Musicians have an advantage over dancers—they can
have the music in front of them while they play.
Throughout the history of
dance, so-called “brilliant” innovators have attempted to remedy this lacuna by inventing various forms of dance notation. None of them have been completely successful—until now!
On the never-to-be-forgotten date of June
something-or-another, Dudley Brooks revealed an invention that will completely transform the future of dance.
Mr. Brooks first showed the inadequacy of
the exsting forms of dance notation by having two dancers attempt to sightread a Renaissance dance, a Baroque dance, a Romantic-era dance, and a 20th-century classic. Needless to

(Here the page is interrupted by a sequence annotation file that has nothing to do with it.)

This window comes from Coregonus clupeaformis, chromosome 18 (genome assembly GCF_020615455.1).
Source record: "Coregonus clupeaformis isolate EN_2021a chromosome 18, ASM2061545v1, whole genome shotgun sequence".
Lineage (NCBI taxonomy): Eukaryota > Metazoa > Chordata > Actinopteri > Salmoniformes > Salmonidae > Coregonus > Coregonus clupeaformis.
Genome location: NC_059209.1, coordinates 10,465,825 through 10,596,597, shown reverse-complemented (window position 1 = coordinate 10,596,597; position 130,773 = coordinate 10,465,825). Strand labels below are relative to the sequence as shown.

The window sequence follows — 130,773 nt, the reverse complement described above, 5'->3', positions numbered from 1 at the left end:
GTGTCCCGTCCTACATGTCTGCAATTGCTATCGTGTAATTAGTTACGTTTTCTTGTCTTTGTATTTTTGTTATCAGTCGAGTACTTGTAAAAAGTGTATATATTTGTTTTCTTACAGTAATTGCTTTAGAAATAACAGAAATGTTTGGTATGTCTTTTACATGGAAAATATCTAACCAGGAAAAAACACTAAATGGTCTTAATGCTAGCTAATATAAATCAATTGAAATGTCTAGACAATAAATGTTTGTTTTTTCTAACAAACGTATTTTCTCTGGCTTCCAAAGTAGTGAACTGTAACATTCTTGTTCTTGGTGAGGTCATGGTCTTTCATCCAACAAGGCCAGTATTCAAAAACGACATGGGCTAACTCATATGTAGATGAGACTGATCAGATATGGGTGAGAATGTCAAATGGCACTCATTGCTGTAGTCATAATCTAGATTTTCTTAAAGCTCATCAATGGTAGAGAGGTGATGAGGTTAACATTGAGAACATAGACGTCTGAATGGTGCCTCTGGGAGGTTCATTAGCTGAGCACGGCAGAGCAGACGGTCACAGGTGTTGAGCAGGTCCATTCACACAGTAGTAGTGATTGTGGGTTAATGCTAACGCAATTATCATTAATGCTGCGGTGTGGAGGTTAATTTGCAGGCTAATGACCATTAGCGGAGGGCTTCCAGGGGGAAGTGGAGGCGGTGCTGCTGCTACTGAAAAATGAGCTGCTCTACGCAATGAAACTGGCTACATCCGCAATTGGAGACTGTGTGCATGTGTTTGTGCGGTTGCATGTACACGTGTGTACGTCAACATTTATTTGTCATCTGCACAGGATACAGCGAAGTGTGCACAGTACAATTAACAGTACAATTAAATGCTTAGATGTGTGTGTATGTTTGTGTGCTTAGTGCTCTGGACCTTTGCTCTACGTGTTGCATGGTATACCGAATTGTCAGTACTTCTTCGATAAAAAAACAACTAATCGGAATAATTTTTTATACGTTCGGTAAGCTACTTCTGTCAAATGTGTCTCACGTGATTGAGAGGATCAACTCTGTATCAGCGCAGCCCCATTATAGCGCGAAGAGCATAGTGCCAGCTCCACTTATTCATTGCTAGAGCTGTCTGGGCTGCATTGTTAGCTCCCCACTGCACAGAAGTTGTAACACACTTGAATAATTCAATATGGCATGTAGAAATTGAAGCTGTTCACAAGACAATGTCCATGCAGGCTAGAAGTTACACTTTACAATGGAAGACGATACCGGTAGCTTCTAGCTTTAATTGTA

say, the creators of these dances would have been horrified by how badly their conceptions were represented.
Mr. Brooks then introduced his remarkable new form of
notation, so simple and so obvious that even a volunteer from the audience who had never danced before was immediately able to partner an experienced ballerina in the heretofore challenging Grand Pas de Deux from Sleeping Beauty.
This impressive feat was made easier by the use of ingenious reading helmets designed by Mr. Brooks.
Despite a few tiny glitches—upside-down scores,
missing pages, the fact that the reading helmets made the dancers blind to anything except their scores—the concert proved that Mr. Brooks has indeed left a huge mark on the world of dance!